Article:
Copper prices stabilised close to 4-year lows on Friday as disruption to supply caused by shutdowns of mines and shipping routes began to offset the huge hit to demand from the coronavirus outbreak.
Benchmark copper was down 0.2% at $4,795 a tonne at 1700 GMT on Friday and roughly unchanged this week.
The metal used in power and construction last week saw its biggest weekly loss since 2011 – down 11% – and touched $4,371, the lowest since January 2016.
Prices have fallen more than 20% so far in 2020.
South Africa closed its ports on Thursday, disrupting shipments from countries that produce a tenth of global copper supply, while Glencore became the latest in a long list of companies to suspend or slow mining operations.
“The supply shock is something that is underestimated or underappreciated in the market,” said Julius Baer analyst Carsten Menke.
He said demand may also begin to rebound in China – which consumes half the world’s copper – as it unwinds coronavirus containment measures, and that prices should rise over the next three months.
Coronavirus is spreading rapidly in the United States and Europe, shutting down large parts of the economy, but China is slowly returning to work.
The dollar saw its biggest weekly fall in more than a decade, easing the pressure on base metals that become costlier for non-US buyers when the dollar is strong.
Stock markets fell in Europe and the United States as investors continued to fret about the impact of coronavirus.
Analysts said at the start of the week the slide in copper demand as manufacturing is disrupted by the coronavirus outbreak would fuel a surplus this year of up to a million tonnes.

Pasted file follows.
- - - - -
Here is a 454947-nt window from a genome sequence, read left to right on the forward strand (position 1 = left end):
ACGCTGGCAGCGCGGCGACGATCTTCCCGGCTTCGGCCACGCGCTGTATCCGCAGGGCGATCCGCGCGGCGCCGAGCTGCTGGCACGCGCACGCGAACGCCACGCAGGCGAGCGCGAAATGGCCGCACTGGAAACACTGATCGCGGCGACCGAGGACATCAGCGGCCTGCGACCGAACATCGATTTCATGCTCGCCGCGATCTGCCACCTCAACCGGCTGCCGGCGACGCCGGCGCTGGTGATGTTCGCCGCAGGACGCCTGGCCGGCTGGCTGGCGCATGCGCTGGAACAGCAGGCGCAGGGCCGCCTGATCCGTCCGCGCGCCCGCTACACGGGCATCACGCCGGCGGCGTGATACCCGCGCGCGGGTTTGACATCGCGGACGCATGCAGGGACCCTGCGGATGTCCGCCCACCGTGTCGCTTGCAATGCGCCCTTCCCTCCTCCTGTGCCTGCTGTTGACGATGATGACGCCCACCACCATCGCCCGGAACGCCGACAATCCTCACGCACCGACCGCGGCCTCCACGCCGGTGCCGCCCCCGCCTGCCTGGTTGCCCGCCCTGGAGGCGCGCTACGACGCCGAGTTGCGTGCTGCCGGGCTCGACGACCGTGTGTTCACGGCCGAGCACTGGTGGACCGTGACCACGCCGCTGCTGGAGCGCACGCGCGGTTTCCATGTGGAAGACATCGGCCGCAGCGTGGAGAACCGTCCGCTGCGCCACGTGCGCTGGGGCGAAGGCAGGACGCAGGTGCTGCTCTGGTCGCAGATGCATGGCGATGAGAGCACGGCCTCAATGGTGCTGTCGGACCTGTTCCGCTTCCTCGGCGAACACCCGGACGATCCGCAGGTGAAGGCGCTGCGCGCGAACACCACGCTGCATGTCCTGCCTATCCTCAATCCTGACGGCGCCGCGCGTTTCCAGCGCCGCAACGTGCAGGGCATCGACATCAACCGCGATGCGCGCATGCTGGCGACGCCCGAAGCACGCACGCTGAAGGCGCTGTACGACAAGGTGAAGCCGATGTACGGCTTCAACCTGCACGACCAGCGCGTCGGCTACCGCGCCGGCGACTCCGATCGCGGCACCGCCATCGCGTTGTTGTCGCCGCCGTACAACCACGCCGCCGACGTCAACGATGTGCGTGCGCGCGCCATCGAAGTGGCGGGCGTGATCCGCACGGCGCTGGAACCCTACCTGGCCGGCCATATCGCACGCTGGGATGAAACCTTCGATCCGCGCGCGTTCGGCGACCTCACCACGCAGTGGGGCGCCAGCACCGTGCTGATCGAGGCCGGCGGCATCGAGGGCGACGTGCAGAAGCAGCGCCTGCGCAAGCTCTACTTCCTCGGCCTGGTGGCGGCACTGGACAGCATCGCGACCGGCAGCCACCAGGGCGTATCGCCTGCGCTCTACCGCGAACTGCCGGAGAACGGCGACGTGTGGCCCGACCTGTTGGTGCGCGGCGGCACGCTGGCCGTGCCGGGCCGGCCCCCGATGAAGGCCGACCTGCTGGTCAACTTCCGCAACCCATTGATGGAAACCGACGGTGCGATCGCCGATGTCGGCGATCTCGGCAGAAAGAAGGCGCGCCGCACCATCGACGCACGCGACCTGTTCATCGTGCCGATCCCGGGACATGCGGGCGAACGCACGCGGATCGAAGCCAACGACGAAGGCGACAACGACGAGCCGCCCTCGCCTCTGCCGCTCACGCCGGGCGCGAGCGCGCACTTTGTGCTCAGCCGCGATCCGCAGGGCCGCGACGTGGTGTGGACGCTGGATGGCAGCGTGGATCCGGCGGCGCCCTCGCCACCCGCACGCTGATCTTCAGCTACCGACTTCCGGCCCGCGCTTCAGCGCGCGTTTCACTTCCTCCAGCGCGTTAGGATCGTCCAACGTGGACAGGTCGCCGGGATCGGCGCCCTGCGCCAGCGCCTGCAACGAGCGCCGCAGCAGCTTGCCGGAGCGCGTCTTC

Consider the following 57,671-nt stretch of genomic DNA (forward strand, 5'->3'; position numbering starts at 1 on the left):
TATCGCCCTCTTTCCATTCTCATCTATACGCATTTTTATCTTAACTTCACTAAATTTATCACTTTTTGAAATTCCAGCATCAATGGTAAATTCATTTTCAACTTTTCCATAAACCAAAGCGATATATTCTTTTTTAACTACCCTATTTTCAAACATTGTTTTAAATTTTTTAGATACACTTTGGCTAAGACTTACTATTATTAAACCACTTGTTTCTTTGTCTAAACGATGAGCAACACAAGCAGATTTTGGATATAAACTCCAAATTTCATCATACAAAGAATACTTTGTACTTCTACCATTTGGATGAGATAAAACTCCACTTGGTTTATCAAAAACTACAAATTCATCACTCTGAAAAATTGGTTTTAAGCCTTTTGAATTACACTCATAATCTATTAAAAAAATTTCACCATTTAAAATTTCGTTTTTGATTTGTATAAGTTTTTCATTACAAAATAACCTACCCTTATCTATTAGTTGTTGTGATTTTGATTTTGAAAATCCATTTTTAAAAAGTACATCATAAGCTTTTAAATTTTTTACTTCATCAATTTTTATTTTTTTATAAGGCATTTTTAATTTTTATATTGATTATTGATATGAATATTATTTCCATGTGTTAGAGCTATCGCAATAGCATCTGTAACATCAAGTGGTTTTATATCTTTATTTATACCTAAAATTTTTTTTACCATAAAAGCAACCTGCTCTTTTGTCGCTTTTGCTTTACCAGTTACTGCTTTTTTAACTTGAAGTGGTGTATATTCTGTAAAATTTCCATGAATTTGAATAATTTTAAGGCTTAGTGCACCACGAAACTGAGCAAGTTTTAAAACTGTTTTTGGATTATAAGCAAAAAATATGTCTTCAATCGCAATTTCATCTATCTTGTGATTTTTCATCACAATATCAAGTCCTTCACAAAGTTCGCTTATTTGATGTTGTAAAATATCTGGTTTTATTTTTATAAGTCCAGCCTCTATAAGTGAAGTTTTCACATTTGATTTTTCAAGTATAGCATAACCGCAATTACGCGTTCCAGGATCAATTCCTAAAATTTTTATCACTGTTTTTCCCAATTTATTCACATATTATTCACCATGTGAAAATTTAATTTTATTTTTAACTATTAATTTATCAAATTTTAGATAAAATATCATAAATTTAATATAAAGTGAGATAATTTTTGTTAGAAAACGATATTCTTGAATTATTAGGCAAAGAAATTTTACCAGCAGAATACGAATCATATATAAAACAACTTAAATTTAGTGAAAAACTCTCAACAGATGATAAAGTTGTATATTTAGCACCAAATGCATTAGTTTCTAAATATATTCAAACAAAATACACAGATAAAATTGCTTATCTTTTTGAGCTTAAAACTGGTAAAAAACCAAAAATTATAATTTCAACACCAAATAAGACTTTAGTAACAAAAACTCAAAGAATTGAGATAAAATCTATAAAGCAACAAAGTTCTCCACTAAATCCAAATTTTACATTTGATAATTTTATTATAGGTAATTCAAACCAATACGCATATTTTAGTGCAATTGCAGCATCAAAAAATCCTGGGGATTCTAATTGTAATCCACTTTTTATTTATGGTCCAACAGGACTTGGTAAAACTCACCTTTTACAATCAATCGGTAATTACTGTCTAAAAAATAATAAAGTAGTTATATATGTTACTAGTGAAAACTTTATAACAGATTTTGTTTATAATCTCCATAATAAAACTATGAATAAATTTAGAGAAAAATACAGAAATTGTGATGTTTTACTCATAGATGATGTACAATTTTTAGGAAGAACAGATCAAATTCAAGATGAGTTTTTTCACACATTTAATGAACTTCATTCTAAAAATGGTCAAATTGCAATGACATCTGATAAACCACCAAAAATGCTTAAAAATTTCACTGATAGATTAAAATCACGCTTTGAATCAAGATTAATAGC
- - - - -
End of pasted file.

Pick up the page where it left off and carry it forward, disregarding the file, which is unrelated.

Freeport-McMoRan said it was in talks with the Peruvian government to conduct limited operations at its giant Cerro Verde copper mine.
Chilean copper miner Codelco said output had dropped 5.3% in 2019 to 1.59 million tonnes.
Stocks of copper, aluminium, zinc and lead in warehouses monitored by the Shanghai Futures Exchange (ShFE) fell, with lead inventories plunging to the lowest since December 2018. Analysts said this did not necessarily mean Chinese demand for all these metals is catching up with supply.
Plummeting aluminium prices are unlikely to persuade producers to immediately cut output as input costs have also fallen, leaving the market with massive surpluses.
Chinese aluminium producer Chalco played down the impact of the coronavirus and said its output fell 9% in 2019.
LME aluminium was up 0.7% at $1,547 a tonne, zinc rose 0.7% to $1,873, nickel gained 1.4% to $11,370, lead rose 1% to $1,702.50 and tin was 0.9% higher at $14,400. All but aluminium were on course for weekly gains after large falls the previous week.
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